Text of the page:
What does a Positive result of a hereditary cancer DNA assessment mean?

This result does not mean that you have cancer or that you will develop cancer in your lifetime.  Rather, a positive result means that a mutation, or a genetic change, was identified in a specific gene that increases the lifetime chance of developing certain cancers. Your personal results contain more detailed risk information specific to the mutation identified in your genes.

Who will see these DNA assessment results?

Your results are available to you and the healthcare provider who ordered your DNA assessment, as well as any additional healthcare providers you designate your healthcare provider who ordered the DNA assessment to share them with. Your results will not be sent by the lab to your employer, or any other healthcare provider without your explicit request.   

Should I review my results with my healthcare provider?

The lab recommends you make an appointment to review your results with your provider. Reviewing your results allows your provider to guide you to appropriate resources and discuss tailored options based on your results.

Are there any protections against discrimination based on these results?

In 2008, a federal law called the Genetic Information Non-Discrimination Act (GINA) was passed. Under the terms of GINA, medical insurance companies and employers are prohibited from discriminating against individuals on the basis of genetic information. GINA defines genetic information as including not only genetic test results, but also family cancer history, and the fact that genetic testing occurred. The terms of GINA specify that insurance companies cannot raise rates, cancel a plan, or determine eligibility because of genetic testing. Employers also are prohibited from making hiring, firing, or promotion decisions based on genetic testing. The terms of GINA carry exceptions. For example, an exception might include employers with fewer than 15 employees and those with military insurance. Additionally, GINA does not extend to life, disability, or long-term insurance companies. Some states may have protections regarding discrimination from these types of insurance.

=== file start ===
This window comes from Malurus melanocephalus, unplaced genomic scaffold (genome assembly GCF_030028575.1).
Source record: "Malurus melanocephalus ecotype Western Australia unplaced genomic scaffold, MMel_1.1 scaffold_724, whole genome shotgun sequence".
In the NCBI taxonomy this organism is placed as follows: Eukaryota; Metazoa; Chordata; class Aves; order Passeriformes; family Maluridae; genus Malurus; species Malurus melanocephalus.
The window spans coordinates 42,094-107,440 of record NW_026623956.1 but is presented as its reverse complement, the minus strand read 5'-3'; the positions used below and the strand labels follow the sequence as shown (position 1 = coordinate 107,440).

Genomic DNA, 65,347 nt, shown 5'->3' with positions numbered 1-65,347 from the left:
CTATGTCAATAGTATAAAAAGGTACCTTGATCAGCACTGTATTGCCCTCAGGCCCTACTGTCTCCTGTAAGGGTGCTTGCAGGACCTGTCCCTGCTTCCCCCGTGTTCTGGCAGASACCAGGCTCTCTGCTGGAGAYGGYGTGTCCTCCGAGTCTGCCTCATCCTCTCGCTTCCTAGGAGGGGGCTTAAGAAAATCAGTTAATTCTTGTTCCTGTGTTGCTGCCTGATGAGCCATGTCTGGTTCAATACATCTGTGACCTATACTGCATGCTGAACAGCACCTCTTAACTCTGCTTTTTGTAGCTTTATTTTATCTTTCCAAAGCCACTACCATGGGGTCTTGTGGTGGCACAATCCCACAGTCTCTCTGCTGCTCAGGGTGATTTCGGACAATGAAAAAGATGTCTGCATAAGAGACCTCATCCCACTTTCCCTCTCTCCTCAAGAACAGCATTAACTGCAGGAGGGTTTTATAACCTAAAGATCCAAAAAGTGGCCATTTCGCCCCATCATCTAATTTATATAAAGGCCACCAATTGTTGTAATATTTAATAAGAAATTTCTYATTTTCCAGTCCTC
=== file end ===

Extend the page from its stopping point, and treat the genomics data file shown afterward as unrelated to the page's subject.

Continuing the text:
If there is no one in my family who had cancer, do I still have an increased risk?

Yes. This result means your chance of developing certain cancers over your lifetime is higher than that of an average person your age, regardless of your family history. Please see the graph under “catching cancer is critical”. We encourage you to speak with your healthcare provider and to schedule an appointment with a board-certified genetic counselor.

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